The White House has declared the 2009 H1N1 “swine flu” pandemic a national emergency, a designation that will make it easier for medical facilities to handle a surge of patients infected with the potentially deadly virus.
The president’s action on Saturday is intended to remove bureaucratic roadblocks and make it easier for the sick to seek treatment and medical providers to provide it immediately. It also will allow medical facilities to waive certain standard requirements for Medicare, Medicaid and other federal health insurance programs on a case-by-case basis.
“The foundation of our national approach to the H1N1 flu has been preparedness at all levels - personal, business and government - and this proclamation helps that effort by advancing our overall response capability,” said President Obama in a statement released by the White House.
Mr. Obama signed the proclamation designating the flu a national emergency late Friday and formally notified Congress on Saturday.
The Centers for Disease Control and Prevention (CDC) said on Friday that the H1N1 flu has become widespread in 46 states, a level comparable to the peak of ordinary flu seasons, but occurring far earlier and with more waves of infection expected.
Health and Human Services Secretary Kathleen Sebelius initially declared the flu strain a “public health emergency” in April, renewing the declaration in July and again on Oct. 1.
But Mr. Obama said “given that the rapid increase in illness across the nation may overburden health care resources,” raising the level of the virus to national emergency status was warranted.
The new declaration clears the way for medical providers to bypass federal requirements that, for example, could prevent hospitals from establishing off-site, alternate care facilities that could help them deal with emergency department demands.
Because of delays in producing the swine flu vaccine, the government has backed off initial, optimistic estimates that as many as 120 million vaccine doses would be available by mid-October. As of Wednesday, only 11 million doses had been shipped to health departments, doctors’ offices and other providers across the country, the CDC said.
The government now hopes to have about 50 million doses of swine flu vaccine out by mid-November and 150 million in December.
Hospitals and state health officials nationwide have asked healthy adults to step aside and allow children, pregnant women and people with underlying health problems to have the first crack at H1N1 influenza vaccinations.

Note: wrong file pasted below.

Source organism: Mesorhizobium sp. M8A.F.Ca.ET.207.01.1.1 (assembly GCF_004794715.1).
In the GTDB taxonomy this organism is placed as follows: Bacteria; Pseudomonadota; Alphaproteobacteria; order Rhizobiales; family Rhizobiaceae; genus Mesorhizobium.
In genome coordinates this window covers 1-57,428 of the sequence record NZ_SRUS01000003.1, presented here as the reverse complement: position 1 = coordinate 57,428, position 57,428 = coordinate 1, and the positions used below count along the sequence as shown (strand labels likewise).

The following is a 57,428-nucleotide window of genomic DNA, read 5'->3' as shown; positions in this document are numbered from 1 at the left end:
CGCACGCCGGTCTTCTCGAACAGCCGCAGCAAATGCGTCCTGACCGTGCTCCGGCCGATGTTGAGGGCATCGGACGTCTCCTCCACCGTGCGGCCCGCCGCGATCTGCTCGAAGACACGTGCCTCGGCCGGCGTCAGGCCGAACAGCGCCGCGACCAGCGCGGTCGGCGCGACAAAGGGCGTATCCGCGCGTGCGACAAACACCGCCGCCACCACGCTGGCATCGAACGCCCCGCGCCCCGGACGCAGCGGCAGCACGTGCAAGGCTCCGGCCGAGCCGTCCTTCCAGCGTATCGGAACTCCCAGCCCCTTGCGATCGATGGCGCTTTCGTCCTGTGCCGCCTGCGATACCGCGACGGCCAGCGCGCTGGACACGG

Virginia Health Commissioner Dr. Karen Remley said Friday that the CDC had allocated fewer than 400,000 doses of vaccine to the state so far because of manufacturing delays. No vaccination sites have yet received all of what they had originally anticipated, she said.
Federal health officials say that the swine flu is more widespread now than it ever has been, resulting in more than 1,000 deaths so far in the United States. About 100 pediatric swine flu deaths have been reported.
The only states without widespread flu are Connecticut, Hawaii, New Jersey and South Carolina, the agency said.
Swine flu has hit young adults and children the hardest, while seasonal flu normally is more dangerous to people older than 65. Seasonal flu normally peaks sometime between late November and early March.
“As a nation, we have prepared at all levels of government, and as individuals and communities, taking unprecedented steps to counter the emerging pandemic,” Mr. Obama said. “Nevertheless, the 2009 H1N1 pandemic continues to evolve.”
The H1N1 flu isn’t confined within U.S. borders. The World Health Organization on Friday reported more than 414,000 laboratory-confirmed cases of H1N1 worldwide, with nearly 5,000 deaths.
While many drug manufacturers and national governments around the globe initially said that a single dose of the vaccine was sufficient for most adults, some health officials are beginning to question that strategy. Europe’s drugs watchdog, the European Medicines Agency, said Friday that giving two doses of the vaccine was preferable.
Swine flu vaccine supplies in the U.S. are being hindered by production delays at two unidentified drugmakers, as well as by GlaxoSmithKline PLC’s failure to gain regulatory approval for its product, a government official said Friday.
The U.S. won’t get the 195 million doses it had planned for by the end of the year because of the delays, said Nicole Lurie, Health and Human Services’ assistant secretary for preparedness and response.